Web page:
I visited some friends last week who had planted a new lawn this spring and were having some problems with azaleas in a natural area out back.
There were about six shrubs. Two were dead and a third was getting close. The lady of the house was afraid they were getting over-watered because they water the grass three days a week.
I went back to the azaleas and started probing.
The first thing I looked for was whether too much quick-release fertilizer had been placed on the root ball. I didn't see any.
Next, I checked the planting depth. Planting too deeply can kill a plant, but the depth was fine.
Since the azaleas were already dead, I pulled one from the ground. What I found was that no roots had grown from the original root ball and it was dry as a bone.
This was on a Friday and it had been watered on Wednesday. The lady thought it was getting over-watered, but only one sprinkler head (from a rotary type) hits the azaleas when the sprinkler is running.
I ask homeowners with newly planted trees and shrubs that are dying if they are watering them, and most of them tell me, "Yes, my sprinkler hits it."
In most cases, though, sprinklers never run long enough to wet the entire root ball.
Think about where the roots are on that azalea (or any other plant) during the first month. Ninety-five percent of them are still growing in the root-ball potting mixture, just as they were back at the nursery.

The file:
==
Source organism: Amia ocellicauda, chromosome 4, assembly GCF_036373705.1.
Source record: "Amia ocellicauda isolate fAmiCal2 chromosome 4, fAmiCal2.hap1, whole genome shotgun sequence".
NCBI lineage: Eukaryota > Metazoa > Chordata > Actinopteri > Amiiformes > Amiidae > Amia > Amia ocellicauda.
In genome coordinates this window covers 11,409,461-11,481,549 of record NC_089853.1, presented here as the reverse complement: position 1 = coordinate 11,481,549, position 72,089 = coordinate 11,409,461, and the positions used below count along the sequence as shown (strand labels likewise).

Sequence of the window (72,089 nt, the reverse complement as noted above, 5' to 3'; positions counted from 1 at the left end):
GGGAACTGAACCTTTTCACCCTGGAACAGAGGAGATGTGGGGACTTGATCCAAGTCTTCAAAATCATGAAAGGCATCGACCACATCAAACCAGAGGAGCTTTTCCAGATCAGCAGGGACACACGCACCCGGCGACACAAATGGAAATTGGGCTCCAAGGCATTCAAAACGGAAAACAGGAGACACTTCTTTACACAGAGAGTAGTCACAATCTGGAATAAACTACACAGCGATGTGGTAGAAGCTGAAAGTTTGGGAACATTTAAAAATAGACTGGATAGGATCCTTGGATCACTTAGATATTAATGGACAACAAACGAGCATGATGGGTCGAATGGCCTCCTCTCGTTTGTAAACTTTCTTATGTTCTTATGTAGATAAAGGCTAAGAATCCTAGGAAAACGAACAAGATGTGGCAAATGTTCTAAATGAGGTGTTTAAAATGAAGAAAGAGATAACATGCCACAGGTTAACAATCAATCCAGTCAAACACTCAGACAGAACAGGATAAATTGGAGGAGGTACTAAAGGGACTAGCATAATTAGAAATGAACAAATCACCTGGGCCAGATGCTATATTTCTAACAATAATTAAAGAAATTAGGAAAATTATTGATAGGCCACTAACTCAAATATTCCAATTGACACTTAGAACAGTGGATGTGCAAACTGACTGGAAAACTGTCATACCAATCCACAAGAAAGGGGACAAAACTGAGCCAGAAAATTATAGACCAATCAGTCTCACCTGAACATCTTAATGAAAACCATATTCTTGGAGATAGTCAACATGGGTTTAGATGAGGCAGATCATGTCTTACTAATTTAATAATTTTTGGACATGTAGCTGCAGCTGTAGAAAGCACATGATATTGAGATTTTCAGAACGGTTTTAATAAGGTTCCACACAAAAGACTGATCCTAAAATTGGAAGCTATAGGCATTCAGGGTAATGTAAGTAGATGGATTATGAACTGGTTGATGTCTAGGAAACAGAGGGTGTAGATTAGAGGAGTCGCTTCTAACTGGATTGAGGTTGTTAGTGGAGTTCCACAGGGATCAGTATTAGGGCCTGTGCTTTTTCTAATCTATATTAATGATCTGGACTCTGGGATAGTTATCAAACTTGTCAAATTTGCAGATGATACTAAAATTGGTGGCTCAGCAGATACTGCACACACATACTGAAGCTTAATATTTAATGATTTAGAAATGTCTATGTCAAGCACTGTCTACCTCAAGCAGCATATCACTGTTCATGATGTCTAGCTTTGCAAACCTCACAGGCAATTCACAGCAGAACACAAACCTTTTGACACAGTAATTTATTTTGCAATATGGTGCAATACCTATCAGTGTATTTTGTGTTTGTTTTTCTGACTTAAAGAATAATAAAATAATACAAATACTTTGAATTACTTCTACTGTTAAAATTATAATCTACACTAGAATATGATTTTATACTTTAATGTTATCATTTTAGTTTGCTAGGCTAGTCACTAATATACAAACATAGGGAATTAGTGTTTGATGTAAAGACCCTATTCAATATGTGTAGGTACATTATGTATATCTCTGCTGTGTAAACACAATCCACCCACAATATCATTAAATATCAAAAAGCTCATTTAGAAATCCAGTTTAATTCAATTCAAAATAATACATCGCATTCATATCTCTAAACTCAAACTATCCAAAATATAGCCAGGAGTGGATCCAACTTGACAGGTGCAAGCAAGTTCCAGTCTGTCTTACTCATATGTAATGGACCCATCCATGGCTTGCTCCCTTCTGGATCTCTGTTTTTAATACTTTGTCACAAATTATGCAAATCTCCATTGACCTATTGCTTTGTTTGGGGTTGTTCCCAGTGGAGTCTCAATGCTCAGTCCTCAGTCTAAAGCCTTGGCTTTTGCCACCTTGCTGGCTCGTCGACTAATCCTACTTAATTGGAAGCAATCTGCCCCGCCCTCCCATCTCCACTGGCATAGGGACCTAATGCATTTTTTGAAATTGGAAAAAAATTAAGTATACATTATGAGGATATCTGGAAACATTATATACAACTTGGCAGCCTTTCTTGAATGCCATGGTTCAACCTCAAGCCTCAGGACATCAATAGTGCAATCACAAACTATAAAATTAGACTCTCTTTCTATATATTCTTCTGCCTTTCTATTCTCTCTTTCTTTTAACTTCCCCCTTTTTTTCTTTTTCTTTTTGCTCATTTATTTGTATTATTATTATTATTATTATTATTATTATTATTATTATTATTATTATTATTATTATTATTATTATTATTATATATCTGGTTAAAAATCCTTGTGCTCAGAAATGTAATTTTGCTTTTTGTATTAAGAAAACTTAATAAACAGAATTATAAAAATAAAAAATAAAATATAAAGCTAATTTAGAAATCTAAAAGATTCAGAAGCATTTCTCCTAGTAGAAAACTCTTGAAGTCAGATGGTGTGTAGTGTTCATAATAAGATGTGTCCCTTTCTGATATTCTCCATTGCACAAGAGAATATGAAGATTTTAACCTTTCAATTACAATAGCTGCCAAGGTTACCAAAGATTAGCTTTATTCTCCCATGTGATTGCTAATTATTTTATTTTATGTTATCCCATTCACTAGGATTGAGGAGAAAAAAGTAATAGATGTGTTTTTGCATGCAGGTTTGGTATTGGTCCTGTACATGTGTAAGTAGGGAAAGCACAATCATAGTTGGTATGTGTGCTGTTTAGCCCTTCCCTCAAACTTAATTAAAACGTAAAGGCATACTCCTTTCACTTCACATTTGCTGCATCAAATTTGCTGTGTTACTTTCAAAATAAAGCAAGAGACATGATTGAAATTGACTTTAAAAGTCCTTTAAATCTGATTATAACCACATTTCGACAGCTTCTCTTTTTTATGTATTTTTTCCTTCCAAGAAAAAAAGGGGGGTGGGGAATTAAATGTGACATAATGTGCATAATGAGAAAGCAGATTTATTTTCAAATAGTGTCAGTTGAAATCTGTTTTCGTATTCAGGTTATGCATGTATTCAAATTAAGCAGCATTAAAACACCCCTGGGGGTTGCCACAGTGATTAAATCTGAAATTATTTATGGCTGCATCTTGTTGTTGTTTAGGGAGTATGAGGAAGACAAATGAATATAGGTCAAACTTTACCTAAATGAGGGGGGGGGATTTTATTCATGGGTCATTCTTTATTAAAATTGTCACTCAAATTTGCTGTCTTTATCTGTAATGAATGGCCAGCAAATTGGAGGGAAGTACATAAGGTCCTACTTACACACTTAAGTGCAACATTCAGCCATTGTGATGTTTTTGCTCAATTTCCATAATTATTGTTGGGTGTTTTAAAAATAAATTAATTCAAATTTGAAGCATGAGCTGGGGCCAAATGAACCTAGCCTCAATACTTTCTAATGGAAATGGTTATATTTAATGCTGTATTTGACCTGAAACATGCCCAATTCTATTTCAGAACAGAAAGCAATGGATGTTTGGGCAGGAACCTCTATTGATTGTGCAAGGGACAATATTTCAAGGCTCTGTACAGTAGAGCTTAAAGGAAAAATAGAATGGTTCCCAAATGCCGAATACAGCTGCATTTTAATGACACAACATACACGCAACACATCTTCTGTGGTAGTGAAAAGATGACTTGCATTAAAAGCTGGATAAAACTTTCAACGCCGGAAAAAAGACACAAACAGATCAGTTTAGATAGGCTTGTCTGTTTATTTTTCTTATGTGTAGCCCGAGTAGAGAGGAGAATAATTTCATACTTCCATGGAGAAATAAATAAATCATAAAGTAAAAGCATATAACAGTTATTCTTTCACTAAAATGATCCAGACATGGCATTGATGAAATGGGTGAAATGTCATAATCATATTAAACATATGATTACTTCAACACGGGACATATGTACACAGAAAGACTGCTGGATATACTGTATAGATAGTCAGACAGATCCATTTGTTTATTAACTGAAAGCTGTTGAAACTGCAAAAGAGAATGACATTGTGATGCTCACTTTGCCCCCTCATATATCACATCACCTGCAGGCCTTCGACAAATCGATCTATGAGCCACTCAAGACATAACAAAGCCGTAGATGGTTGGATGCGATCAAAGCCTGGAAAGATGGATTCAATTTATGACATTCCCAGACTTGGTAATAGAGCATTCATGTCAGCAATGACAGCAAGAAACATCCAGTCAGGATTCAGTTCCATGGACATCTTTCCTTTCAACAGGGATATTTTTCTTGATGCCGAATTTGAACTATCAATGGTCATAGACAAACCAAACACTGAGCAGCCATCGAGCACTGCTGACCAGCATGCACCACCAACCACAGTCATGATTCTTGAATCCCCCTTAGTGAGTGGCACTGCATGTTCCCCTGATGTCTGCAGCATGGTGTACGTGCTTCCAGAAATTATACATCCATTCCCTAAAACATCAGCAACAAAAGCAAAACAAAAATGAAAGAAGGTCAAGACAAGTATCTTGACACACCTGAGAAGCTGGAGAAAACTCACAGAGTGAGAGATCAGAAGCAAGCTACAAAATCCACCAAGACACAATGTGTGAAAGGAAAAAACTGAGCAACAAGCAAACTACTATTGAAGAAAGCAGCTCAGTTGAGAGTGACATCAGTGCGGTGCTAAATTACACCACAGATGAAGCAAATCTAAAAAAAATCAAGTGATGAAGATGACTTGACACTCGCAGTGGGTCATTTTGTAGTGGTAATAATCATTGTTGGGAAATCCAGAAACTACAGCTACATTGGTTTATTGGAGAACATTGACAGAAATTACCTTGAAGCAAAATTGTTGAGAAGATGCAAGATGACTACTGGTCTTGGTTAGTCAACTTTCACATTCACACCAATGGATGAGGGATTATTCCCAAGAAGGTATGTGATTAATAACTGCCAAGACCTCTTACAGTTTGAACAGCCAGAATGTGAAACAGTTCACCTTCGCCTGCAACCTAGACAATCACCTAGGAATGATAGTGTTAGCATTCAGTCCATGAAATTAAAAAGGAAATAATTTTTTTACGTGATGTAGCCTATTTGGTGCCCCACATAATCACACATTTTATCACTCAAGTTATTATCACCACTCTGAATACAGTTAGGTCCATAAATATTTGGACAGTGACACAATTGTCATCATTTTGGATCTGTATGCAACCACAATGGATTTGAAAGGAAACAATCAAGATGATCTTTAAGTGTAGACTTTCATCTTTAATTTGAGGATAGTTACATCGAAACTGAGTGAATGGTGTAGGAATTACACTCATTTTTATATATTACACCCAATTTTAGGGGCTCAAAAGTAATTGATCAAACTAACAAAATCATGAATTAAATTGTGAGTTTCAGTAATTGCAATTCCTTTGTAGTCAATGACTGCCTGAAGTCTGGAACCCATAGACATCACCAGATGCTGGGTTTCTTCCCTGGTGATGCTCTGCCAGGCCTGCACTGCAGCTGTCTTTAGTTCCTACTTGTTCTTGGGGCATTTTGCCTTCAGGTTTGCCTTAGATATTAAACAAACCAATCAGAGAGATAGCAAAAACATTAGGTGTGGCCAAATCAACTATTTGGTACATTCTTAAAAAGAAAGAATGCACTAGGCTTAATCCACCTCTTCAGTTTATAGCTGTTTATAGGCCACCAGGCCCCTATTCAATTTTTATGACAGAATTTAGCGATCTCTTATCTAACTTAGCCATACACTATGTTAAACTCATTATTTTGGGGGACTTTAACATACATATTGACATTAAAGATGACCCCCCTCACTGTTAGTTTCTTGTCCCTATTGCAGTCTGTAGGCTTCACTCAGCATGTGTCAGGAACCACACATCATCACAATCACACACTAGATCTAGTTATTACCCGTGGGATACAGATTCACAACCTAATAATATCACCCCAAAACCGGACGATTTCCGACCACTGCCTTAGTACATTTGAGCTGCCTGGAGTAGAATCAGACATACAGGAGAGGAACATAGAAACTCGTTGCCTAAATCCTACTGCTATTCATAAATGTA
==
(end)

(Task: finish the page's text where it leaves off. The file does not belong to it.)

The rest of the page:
The azalea roots don't begin exploring the surrounding soil until the plant has become accustomed to where you planted it. That means you should apply water at the plant's base for the first month or so.
Hand water slowly with a hose. The small stream of water will saturate the root ball without washing away the soil.
The laws of physics say that water moves from coarse soil (the potting soil) to fine soil (natural earth), and not the reverse. All of our soils, from the sandy types to clays, are sucking water from your azalea's root ball.
One thing that can really help here is breaking up that root ball when the azalea is planted, even though it may not be pot bound. Break up all that potting mixture and mix it with the backfill soil so you will not have that difference with what is in the root ball and the native soil.
If you hire someone to plant for you, ask them to break up the root ball.
After the plants are in the ground for a month, water under and around each plant. The roots will accelerate their growth and will be encouraged to explore the surrounding soil.
Many plants from nurseries will have had some slow-release fertilizer placed in the root ball, or the fertilizer may have been placed in the hole at planting. If this is the case, you may not need to fertilize for about three months.
If none was used at planting, apply a water-soluble fertilizer such as Miracle-Gro, Peters or Fertilome at half strength.
New leaves will appear, photosynthesis will increase and the roots will elongate.
If no leaves are being produced, something is wrong.
Summer is a transition time for shrubs. They should be able to find their own water in the soil and tolerate a few dry days without wilting. You may need to keep watering during a drought, but don't water every day. This makes the plants too dependent on you, and in many cases in poorly drained areas can lead to root rot, which is just as bad as a dry root ball.
Sid Mullis is the Director of the University of Georgia Extension Service Office for Richmond County. Call him at (706) 821-2349 or send e-mail to firstname.lastname@example.org.